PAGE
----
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Discussion Starter #9
Well , I wanted to try my hand at painting my car, but being that I have never done it before I am not brave enough to test on my car. So im gonna have my cousin paint the car he has over 10 years exp, I just talked to him and he's going to give me one heck of a deal, and he is able to get some good quality paint. He has all the proper tools, shop , paint booth, so Im just gonna hand it over to him. I will be putting it in the shop this weekend. Here's a pic of what it looks like now, it doesnt look bad, but it has a lot of faded areas in the paint. oh and you cant really tell , but there are some yellow racing stripes on the hood and trunk. I dont want to go back with putting the yellow stripes, but I do need some yellow on the exterior due to having custom yellow and black interior. What would yall suggest ? I've seen the gto stripe kits and was kinda thinking to go that way and get them in yellow. Previous owner got carried away with the yellow, and I cant afford to re-do the interior.
 

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Here's some advice I got from Kevin (and others) over on Paintucation. There's very little in the realm of paint and body work that you can "mess up" to the point that you can't take a step back, review, redo, and correct. The key is to do your homework, take advantage of the education that's available, go slow, and realize that there aren't any shortcuts. There's a very good reason that high quality paint and body work is hideously expensive and hard to find: you're essentially paying someone else to "care" about your car as much as you do. 90% or more of a top quality paint job is in the prep and labor that happens before the first coat of color is ever applied. It's time consuming and labor intensive. It's not, however, all THAT difficult in ways similar to the ways that, say, nuclear physics or brain surgery are difficult. I spent more than a year on my 69 doing all the metal work, priming, blocking, sanding, and wet sanding on my car to get it to the point where it is now: completely wet sanded, straight, solid, no rust, and ready for sealer, color coat, and clear coat. I KNOW it's right and straight because I did every bit of the work myself and made sure. When I ran into something I didn't know how to do, I stopped until I was able to learn and practice - then I did it. When there was a tiny defect in a panel, a high spot or a low spot, I kept working on it and re-applying surfacer (or glaze or filler, or redoing the metal work), block-sanding, re guide-coating, re-sanding, until it was dead nuts straight. It probably took me more "iterations" to get it right than it would have a pro, but the point is - I was able to eventually get it right. I know where every square inch of patched metal is on this car, I know exactly how every weld was done, and I know for an absolute fact that there's no filler on it -anywhere- that's thicker than a sixteenth of an inch. I know what kind of prep was done to all the areas that aren't visible, the braces behind the front fenders where I had to patch some rust, and the same on the hood braces. When I finally start spraying sealer, color, and clear I'll know for certain exactly how much time each coat was allowed to flash, what the air and metal temps were when it was sprayed, how many coats of each (and what brands) are on there, how each layer was mixed and strained, and also that no recoat time "windows" were missed. Unless you're standing over the guy when someone else does the work, those are all things that you just have to take on faith that they'll do correctly because none of it will "show" - at least not until well after you've paid the bill.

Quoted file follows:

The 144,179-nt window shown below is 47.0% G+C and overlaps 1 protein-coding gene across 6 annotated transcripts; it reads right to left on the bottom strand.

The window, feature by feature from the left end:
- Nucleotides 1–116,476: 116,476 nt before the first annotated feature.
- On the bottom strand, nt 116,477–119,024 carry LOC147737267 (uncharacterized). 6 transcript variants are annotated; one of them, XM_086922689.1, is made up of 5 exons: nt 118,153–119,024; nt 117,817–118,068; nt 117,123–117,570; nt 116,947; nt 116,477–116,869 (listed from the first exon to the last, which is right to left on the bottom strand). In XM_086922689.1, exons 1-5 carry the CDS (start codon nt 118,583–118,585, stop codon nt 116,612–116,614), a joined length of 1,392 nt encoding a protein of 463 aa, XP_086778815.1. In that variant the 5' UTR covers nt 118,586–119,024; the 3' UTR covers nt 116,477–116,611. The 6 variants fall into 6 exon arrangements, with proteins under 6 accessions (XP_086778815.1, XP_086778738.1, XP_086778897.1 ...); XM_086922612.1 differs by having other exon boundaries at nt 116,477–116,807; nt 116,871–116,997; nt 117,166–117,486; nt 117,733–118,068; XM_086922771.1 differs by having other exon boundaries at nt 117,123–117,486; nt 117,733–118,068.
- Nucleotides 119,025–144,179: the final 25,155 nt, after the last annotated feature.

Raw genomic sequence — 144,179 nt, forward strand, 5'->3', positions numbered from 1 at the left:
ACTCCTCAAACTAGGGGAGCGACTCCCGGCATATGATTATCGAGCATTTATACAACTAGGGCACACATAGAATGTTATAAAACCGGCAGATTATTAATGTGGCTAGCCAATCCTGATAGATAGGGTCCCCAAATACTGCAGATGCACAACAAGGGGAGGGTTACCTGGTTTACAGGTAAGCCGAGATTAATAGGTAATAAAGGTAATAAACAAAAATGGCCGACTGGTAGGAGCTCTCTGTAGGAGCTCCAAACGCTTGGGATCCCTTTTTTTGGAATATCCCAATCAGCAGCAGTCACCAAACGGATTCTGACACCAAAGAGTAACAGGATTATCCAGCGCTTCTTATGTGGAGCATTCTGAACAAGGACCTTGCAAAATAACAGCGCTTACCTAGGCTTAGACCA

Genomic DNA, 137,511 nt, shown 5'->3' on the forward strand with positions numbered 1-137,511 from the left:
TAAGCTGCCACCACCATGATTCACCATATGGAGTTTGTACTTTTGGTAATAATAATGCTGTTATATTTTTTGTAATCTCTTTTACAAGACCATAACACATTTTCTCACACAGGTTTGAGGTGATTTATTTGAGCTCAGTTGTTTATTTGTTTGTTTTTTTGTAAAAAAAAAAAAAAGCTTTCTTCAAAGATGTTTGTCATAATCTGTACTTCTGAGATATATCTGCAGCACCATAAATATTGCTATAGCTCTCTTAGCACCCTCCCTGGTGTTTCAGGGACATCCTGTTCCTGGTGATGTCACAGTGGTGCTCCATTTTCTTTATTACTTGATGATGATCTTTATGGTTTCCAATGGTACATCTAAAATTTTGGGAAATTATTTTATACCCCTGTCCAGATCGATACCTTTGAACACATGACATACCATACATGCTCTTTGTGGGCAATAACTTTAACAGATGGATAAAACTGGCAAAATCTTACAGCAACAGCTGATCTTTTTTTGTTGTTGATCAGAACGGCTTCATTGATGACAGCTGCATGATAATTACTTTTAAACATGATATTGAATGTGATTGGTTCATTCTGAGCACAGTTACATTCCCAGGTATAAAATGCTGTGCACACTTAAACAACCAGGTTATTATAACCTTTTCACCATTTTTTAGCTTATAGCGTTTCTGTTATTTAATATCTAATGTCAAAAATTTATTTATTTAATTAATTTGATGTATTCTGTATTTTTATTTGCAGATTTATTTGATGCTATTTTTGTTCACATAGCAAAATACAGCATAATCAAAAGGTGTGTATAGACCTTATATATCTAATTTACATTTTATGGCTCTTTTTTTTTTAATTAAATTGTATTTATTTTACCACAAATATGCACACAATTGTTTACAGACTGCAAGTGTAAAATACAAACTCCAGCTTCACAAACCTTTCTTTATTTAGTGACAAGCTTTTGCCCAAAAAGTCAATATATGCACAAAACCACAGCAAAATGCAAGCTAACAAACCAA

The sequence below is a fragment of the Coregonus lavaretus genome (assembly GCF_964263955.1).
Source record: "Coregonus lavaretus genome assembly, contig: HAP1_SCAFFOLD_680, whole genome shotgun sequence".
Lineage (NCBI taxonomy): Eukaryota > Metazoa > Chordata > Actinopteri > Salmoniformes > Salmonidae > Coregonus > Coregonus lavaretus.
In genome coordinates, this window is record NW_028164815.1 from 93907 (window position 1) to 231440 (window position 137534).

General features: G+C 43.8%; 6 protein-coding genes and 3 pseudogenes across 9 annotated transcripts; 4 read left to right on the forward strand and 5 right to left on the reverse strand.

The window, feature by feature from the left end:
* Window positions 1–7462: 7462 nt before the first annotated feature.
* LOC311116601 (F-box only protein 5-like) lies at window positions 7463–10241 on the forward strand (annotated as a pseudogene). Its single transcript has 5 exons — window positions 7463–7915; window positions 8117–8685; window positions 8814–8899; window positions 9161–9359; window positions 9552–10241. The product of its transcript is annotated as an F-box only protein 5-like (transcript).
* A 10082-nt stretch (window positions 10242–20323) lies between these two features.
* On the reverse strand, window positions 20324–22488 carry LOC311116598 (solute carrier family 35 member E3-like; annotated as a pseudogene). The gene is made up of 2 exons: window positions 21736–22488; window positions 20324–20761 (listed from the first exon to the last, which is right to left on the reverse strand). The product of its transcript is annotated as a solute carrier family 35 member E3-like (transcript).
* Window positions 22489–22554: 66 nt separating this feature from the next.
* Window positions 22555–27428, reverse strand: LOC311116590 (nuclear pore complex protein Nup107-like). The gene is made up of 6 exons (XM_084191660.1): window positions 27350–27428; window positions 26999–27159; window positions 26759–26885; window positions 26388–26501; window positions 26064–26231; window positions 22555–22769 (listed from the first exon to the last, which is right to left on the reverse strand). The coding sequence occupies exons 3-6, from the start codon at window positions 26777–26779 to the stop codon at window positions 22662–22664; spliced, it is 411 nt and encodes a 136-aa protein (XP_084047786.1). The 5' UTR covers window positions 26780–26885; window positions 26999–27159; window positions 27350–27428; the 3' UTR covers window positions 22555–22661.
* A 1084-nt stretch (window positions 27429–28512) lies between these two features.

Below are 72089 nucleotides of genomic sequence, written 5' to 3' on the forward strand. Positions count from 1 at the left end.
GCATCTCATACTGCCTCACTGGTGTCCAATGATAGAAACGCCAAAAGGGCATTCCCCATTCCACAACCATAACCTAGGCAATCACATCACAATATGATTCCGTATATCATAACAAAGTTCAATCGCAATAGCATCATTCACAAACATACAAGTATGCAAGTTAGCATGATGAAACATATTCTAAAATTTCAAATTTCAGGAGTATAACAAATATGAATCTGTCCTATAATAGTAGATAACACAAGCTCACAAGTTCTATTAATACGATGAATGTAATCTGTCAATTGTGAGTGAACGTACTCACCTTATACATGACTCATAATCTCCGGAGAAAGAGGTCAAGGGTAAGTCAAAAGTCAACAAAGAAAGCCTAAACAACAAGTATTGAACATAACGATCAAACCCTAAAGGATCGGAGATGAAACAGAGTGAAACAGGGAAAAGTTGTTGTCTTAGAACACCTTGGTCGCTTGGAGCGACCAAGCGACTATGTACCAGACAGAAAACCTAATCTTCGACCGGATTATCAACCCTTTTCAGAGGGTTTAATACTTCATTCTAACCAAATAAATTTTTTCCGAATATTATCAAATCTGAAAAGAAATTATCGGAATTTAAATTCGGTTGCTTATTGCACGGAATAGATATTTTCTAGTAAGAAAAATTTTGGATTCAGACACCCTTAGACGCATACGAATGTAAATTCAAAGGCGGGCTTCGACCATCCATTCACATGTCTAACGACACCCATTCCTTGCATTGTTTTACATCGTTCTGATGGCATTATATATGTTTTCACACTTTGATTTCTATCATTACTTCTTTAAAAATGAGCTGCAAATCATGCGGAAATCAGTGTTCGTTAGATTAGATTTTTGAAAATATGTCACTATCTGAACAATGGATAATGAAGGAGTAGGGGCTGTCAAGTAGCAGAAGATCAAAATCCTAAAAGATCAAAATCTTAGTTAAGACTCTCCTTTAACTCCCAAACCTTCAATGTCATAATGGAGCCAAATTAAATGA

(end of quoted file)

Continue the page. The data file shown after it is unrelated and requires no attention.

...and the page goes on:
There's a cost in terms of time - I had no idea how much work was involved, I've sanded every square inch of this car, by hand, probably at least a dozen times. I wasted a lot of material (primer, surfacer, filler) learning how to work with it and how to get it right. I learned (painfully) not to trifle with trunk lid springs, and I learned (eventually) to remember to put on a mask before grabbing a sanding block (cough cough). Unless I chicken out now, I'm going all the way to the end myself and will do the sealer, color, clear, color-sanding, and buffing. I "hope" to have it done by the time summer arrives, but then I've never been very good at estimating the time required.